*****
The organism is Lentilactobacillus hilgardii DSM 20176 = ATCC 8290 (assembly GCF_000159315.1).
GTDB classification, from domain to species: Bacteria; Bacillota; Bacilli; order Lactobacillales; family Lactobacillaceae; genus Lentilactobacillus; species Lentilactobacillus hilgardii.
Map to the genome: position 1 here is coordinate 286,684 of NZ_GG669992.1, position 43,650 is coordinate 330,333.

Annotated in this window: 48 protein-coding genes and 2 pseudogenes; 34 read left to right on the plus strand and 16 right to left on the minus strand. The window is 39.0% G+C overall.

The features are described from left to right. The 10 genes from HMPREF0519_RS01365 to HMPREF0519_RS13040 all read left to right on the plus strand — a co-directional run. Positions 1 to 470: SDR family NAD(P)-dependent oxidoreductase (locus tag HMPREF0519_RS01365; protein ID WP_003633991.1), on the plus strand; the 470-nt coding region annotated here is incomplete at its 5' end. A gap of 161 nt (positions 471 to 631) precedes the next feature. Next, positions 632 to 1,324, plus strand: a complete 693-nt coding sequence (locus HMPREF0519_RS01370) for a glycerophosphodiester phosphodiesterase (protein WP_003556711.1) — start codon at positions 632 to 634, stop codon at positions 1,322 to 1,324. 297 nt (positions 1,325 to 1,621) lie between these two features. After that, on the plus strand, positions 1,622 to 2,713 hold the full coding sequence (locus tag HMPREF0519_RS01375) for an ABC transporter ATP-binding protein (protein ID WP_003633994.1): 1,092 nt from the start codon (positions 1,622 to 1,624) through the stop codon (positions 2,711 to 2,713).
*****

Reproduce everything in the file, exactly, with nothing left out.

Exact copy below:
The organism is Lentilactobacillus hilgardii DSM 20176 = ATCC 8290 (assembly GCF_000159315.1).
GTDB classification, from domain to species: Bacteria; Bacillota; Bacilli; order Lactobacillales; family Lactobacillaceae; genus Lentilactobacillus; species Lentilactobacillus hilgardii.
Map to the genome: position 1 here is coordinate 286,684 of NZ_GG669992.1, position 43,650 is coordinate 330,333.

Annotated in this window: 48 protein-coding genes and 2 pseudogenes; 34 read left to right on the plus strand and 16 right to left on the minus strand. The window is 39.0% G+C overall.

The features are described from left to right. The 10 genes from HMPREF0519_RS01365 to HMPREF0519_RS13040 all read left to right on the plus strand — a co-directional run. Positions 1 to 470: SDR family NAD(P)-dependent oxidoreductase (locus tag HMPREF0519_RS01365; protein ID WP_003633991.1), on the plus strand; the 470-nt coding region annotated here is incomplete at its 5' end. A gap of 161 nt (positions 471 to 631) precedes the next feature. Next, positions 632 to 1,324, plus strand: a complete 693-nt coding sequence (locus HMPREF0519_RS01370) for a glycerophosphodiester phosphodiesterase (protein WP_003556711.1) — start codon at positions 632 to 634, stop codon at positions 1,322 to 1,324. 297 nt (positions 1,325 to 1,621) lie between these two features. After that, on the plus strand, positions 1,622 to 2,713 hold the full coding sequence (locus tag HMPREF0519_RS01375) for an ABC transporter ATP-binding protein (protein ID WP_003633994.1): 1,092 nt from the start codon (positions 1,622 to 1,624) through the stop codon (positions 2,711 to 2,713).